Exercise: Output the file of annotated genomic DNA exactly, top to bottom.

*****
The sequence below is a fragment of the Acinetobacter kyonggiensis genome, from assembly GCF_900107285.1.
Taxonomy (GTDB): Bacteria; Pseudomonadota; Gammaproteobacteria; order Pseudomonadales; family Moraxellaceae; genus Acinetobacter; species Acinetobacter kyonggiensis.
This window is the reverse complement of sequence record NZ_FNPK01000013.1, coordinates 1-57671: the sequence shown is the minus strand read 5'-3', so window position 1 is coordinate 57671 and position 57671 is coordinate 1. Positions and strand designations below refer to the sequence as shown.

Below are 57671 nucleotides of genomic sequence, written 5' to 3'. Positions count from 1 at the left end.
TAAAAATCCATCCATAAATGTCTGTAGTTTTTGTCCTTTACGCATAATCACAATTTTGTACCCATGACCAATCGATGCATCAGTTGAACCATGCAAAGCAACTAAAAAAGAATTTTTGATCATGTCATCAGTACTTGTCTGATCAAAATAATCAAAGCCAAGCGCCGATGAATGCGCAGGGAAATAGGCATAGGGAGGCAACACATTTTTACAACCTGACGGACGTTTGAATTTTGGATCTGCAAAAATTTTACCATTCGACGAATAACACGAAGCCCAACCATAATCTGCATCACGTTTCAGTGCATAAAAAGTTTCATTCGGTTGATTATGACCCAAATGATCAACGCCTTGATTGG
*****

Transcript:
The sequence below is a fragment of the Acinetobacter kyonggiensis genome, from assembly GCF_900107285.1.
Taxonomy (GTDB): Bacteria; Pseudomonadota; Gammaproteobacteria; order Pseudomonadales; family Moraxellaceae; genus Acinetobacter; species Acinetobacter kyonggiensis.
This window is the reverse complement of sequence record NZ_FNPK01000013.1, coordinates 1-57671: the sequence shown is the minus strand read 5'-3', so window position 1 is coordinate 57671 and position 57671 is coordinate 1. Positions and strand designations below refer to the sequence as shown.

Below are 57671 nucleotides of genomic sequence, written 5' to 3'. Positions count from 1 at the left end.
TAAAAATCCATCCATAAATGTCTGTAGTTTTTGTCCTTTACGCATAATCACAATTTTGTACCCATGACCAATCGATGCATCAGTTGAACCATGCAAAGCAACTAAAAAAGAATTTTTGATCATGTCATCAGTACTTGTCTGATCAAAATAATCAAAGCCAAGCGCCGATGAATGCGCAGGGAAATAGGCATAGGGAGGCAACACATTTTTACAACCTGACGGACGTTTGAATTTTGGATCTGCAAAAATTTTACCATTCGACGAATAACACGAAGCCCAACCATAATCTGCATCACGTTTCAGTGCATAAAAAGTTTCATTCGGTTGATTATGACCCAAATGATCAACGCCTTGATTGG